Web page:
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Sherman Says: Giffords teaches all of us what it means to be optimistic in the face of adversity

BUFFALO — Her radiant smile was brighter than the afternoon sun streaming in from the windows above. After all, she survived being shot through the head.

Former Rep. Gabrielle Giffords shared the stage with her husband, astronaut Mark Kelly, on Saturday afternoon at the Rochester Institute of Technology. Her words were carefully chosen and deliberately spoken, leaving the audience both thrilled and aching for more.

Giffords and Kelly were invited as part of the university’s Horton Distinguished Speakers Series, during the annual homecoming weekend. None of the students, faculty, staff or visitors in attendance could say they left disappointed.

Kelly was introduced first and spoke for about 50 minutes, pacing the stage with a hand-held microphone while wearing a modified flight jacket nearly covered with Navy and NASA patches. He was totally at ease, as he detailed his humble upbringing in New Jersey. Piloting the space shuttle on four missions seemed to be the last thing one could have expected from him.

“When I was 17, before I joined the Navy, one of the jobs I took was driving an ambulance. Places like Newark, East Orange and Jersey City,” he said, raising his eyebrows for dramatic emphasis.

On one of his last nights on the job, he rolled up to a violent crime scene. There, lying on the sidewalk, was a young man who had been shot seven times – including a gunshot wound to the head. That vision would come back to him. Shortly after he received the telephone call on Jan. 8, 2011, that his wife had been shot at a community outreach event in Tucson, Ariz.

“I flew 39 combat missions but never expected that she would be the one risking her life serving her country,” he said. “She was doing the most basic thing in our democracy: talking with the people she represented.”

Kelly said Giffords’ chief of staff called him at home in Texas and said, “I don’t know how to tell you this, but Gabby’s been shot.”

“The image of that guy on the sidewalk came back in a flash,” he said.

He gathered up his family and flew on a friend’s private jet to Arizona. While in flight, several media outlets reported that Giffords was dead.

“Sometimes, the media should leave that [decision] up to the doctors,” he said in a jocular tone that allowed most of us in the audience to slip back from the edge of our seats and breathe again.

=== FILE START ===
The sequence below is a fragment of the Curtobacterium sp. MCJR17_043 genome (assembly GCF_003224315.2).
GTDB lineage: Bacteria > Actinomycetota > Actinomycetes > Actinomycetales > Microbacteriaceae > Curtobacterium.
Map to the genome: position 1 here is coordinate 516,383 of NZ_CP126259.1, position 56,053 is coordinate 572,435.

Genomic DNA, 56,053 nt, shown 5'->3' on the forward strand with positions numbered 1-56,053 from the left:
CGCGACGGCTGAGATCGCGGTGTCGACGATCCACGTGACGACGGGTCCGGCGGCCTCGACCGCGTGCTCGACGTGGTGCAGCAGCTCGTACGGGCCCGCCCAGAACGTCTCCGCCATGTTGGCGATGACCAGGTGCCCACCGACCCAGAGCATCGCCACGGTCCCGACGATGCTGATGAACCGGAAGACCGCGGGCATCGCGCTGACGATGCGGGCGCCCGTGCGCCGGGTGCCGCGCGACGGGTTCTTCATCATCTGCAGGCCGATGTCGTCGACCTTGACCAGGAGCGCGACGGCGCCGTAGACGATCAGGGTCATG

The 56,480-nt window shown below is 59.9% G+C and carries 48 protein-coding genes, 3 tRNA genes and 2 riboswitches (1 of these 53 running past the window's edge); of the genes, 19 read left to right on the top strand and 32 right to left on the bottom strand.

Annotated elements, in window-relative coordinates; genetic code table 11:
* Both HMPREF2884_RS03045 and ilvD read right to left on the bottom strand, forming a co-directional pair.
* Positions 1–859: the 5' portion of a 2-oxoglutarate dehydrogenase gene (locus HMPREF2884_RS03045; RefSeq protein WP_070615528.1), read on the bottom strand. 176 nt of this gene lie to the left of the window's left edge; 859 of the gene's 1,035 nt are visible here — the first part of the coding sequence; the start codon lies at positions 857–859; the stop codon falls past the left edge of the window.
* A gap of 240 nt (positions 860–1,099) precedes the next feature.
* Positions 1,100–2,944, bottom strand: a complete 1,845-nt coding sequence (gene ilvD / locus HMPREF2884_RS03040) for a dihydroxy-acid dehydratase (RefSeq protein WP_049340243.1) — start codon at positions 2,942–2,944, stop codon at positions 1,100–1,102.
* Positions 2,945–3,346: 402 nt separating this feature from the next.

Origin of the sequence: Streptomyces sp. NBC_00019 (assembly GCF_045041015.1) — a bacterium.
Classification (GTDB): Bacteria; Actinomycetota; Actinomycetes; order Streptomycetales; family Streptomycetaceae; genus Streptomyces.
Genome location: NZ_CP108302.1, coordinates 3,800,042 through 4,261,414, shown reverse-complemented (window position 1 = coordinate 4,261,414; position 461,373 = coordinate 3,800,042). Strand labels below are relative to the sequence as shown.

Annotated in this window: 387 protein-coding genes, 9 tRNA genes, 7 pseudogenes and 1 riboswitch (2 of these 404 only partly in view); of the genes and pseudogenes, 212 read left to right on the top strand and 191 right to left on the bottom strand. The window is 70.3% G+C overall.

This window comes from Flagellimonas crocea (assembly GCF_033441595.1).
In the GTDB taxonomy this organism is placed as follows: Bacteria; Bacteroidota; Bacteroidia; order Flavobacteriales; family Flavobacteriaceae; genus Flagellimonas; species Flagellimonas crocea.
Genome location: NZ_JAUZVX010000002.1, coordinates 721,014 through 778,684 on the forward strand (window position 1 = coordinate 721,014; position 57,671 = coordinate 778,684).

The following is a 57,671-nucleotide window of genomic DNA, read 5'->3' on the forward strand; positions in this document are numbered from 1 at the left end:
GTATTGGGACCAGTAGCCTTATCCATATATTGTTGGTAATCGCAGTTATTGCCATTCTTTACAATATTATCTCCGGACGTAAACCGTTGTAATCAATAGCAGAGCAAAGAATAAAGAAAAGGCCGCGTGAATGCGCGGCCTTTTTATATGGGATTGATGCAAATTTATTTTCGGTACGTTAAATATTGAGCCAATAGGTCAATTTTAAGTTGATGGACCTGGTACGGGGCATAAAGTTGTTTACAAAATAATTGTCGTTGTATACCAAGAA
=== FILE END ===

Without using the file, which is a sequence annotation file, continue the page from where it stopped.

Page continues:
Six of her staff members and constituents were killed in the shooting.

Following the initial surgery, he met with about 20 medical professionals working on a game plan for Giffords, hours, days, weeks and months ahead. He applied the concept communicated by an inspirational poster in a NASA conference room. It read, “None of us is as dumb as all of us.”

As they met in a cramped kitchenette in the hospital, he circumvented the head of the surgery team and instead asked a young ocular specialist what she would recommend. The ensuing dialogue resulted in an earlier surgical plan being resurrected, with successful results.

Following three months in a coma, Giffords’ final brain surgery took place in June 2011.

“She inspires me, each and every day,” he said.

Finally, Giffords appeared on stage where Kelly stood ready to steady her for the short walk to the podium. She waved enthusiastically with one hand while gripping a cane with the other.

“It’s been a long haul, but I’m getting better,” she told the wide-eyed audience. Her diction is precise. “I’m still working to make the world a better place, and you can, too. Be passionate. Be courageous and be your best.”

One of the questions picked from the audience asked if her recovery is a search for her old self, or a new one.

“A new one,” she answered swiftly. “Better. Stronger. Tougher.”

Another query asked what she has learned from her experience.

“I have learned to be grateful.”

David F. Sherman is managing editor of Bee Group Newspapers and a columnist for the Weekly Independent Newspapers of Western New York, a group of community newspapers with a combined circulation of 286,500 readers. Opinions expressed here are those of the author. Email him at

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